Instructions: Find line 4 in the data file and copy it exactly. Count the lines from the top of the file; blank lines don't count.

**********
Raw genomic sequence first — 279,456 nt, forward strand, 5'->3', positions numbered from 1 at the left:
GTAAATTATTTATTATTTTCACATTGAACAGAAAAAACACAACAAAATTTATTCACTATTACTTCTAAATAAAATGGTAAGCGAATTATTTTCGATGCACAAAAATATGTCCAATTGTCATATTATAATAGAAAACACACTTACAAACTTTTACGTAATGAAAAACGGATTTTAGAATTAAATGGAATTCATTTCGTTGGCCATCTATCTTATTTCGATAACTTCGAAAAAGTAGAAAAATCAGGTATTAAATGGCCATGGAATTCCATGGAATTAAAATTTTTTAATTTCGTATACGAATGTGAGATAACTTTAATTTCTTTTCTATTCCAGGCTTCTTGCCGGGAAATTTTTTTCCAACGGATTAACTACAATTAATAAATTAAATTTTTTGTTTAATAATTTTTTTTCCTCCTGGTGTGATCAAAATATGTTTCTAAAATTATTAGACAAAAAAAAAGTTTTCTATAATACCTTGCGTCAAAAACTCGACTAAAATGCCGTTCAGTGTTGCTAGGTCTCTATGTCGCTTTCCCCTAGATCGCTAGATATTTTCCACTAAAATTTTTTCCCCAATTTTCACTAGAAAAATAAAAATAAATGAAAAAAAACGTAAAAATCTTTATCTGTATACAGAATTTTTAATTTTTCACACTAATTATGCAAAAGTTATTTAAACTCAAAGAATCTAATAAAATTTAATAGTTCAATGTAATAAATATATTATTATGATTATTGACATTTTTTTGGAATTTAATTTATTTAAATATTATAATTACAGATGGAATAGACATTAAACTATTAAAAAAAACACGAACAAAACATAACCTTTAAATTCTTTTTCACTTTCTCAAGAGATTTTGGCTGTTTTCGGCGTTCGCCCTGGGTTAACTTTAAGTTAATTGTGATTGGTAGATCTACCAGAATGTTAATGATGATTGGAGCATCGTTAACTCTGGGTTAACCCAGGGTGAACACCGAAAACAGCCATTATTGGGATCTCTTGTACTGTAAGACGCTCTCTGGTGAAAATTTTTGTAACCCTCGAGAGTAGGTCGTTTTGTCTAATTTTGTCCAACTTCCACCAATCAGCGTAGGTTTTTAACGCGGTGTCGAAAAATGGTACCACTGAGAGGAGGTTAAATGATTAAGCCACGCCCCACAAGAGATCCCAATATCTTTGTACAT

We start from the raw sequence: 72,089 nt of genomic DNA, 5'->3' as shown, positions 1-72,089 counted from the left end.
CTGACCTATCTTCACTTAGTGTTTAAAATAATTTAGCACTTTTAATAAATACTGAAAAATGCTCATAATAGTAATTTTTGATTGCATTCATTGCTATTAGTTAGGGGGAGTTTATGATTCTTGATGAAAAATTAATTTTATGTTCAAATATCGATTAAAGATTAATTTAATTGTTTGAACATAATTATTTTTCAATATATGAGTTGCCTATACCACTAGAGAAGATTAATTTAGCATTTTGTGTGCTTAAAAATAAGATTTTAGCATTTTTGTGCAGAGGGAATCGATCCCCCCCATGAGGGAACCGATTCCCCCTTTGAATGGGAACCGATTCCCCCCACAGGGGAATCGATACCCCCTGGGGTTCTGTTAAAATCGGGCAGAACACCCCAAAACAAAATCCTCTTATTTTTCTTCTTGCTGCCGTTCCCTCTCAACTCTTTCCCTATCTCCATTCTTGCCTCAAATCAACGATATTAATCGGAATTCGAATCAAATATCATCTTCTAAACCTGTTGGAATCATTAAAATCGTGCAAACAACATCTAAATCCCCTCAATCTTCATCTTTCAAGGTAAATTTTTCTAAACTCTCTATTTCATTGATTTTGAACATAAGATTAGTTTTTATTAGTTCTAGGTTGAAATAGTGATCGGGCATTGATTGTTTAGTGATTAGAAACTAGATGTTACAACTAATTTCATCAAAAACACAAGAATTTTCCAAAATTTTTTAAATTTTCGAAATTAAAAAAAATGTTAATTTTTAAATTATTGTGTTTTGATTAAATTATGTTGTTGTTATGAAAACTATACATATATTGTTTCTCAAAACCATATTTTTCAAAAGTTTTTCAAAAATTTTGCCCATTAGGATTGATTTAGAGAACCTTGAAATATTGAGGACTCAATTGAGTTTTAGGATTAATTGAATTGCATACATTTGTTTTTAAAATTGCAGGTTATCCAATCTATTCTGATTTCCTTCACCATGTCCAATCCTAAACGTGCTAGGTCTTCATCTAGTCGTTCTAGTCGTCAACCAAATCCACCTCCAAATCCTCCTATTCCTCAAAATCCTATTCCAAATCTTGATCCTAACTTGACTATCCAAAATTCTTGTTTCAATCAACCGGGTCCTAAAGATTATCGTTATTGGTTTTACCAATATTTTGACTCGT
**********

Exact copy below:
CTGACCTATCTTCACTTAGTGTTTAAAATAATTTAGCACTTTTAATAAATACTGAAAAATGCTCATAATAGTAATTTTTGATTGCATTCATTGCTATTAGTTAGGGGGAGTTTATGATTCTTGATGAAAAATTAATTTTATGTTCAAATATCGATTAAAGATTAATTTAATTGTTTGAACATAATTATTTTTCAATATATGAGTTGCCTATACCACTAGAGAAGATTAATTTAGCATTTTGTGTGCTTAAAAATAAGATTTTAGCATTTTTGTGCAGAGGGAATCGATCCCCCCCATGAGGGAACCGATTCCCCCTTTGAATGGGAACCGATTCCCCCCACAGGGGAATCGATACCCCCTGGGGTTCTGTTAAAATCGGGCAGAACACCCCAAAACAAAATCCTCTTATTTTTCTTCTTGCTGCCGTTCCCTCTCAACTCTTTCCCTATCTCCATTCTTGCCTCAAATCAACGATATTAATCGGAATTCGAATCAAATATCATCTTCTAAACCTGTTGGAATCATTAAAATCGTGCAAACAACATCTAAATCCCCTCAATCTTCATCTTTCAAGGTAAATTTTTCTAAACTCTCTATTTCATTGATTTTGAACATAAGATTAGTTTTTATTAGTTCTAGGTTGAAATAGTGATCGGGCATTGATTGTTTAGTGATTAGAAACTAGATGTTACAACTAATTTCATCAAAAACACAAGAATTTTCCAAAATTTTTTAAATTTTCGAAATTAAAAAAAATGTTAATTTTTAAATTATTGTGTTTTGATTAAATTATGTTGTTGTTATGAAAACTATACATATATTGTTTCTCAAAACCATATTTTTCAAAAGTTTTTCAAAAATTTTGCCCATTAGGATTGATTTAGAGAACCTTGAAATATTGAGGACTCAATTGAGTTTTAGGATTAATTGAATTGCATACATTTGTTTTTAAAATTGCAGGTTATCCAATCTATTCTGATTTCCTTCACCATGTCCAATCCTAAACGTGCTAGGTCTTCATCTAGTCGTTCTAGTCGTCAACCAAATCCACCTCCAAATCCTCCTATTCCTCAAAATCCTATTCCAAATCTTGATCCTAACTTGACTATCCAAAATTCTTGTTTCAATCAACCGGGTCCTAAAGATTATCGTTATTGGTTTTACCAATATTTTGACTCGT